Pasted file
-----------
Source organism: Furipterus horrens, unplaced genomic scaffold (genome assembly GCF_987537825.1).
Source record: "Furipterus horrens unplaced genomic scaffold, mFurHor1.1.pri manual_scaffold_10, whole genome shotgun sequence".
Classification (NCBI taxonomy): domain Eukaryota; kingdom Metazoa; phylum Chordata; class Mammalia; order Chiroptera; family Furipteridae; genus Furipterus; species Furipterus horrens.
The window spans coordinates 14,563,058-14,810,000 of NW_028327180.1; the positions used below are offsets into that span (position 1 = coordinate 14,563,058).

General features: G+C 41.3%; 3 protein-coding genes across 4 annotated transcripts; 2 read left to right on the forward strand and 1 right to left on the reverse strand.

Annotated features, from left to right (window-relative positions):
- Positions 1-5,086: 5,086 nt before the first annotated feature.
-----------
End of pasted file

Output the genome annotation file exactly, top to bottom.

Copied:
Source organism: Furipterus horrens, unplaced genomic scaffold (genome assembly GCF_987537825.1).
Source record: "Furipterus horrens unplaced genomic scaffold, mFurHor1.1.pri manual_scaffold_10, whole genome shotgun sequence".
Classification (NCBI taxonomy): domain Eukaryota; kingdom Metazoa; phylum Chordata; class Mammalia; order Chiroptera; family Furipteridae; genus Furipterus; species Furipterus horrens.
The window spans coordinates 14,563,058-14,810,000 of NW_028327180.1; the positions used below are offsets into that span (position 1 = coordinate 14,563,058).

General features: G+C 41.3%; 3 protein-coding genes across 4 annotated transcripts; 2 read left to right on the forward strand and 1 right to left on the reverse strand.

Annotated features, from left to right (window-relative positions):
- Positions 1-5,086: 5,086 nt before the first annotated feature.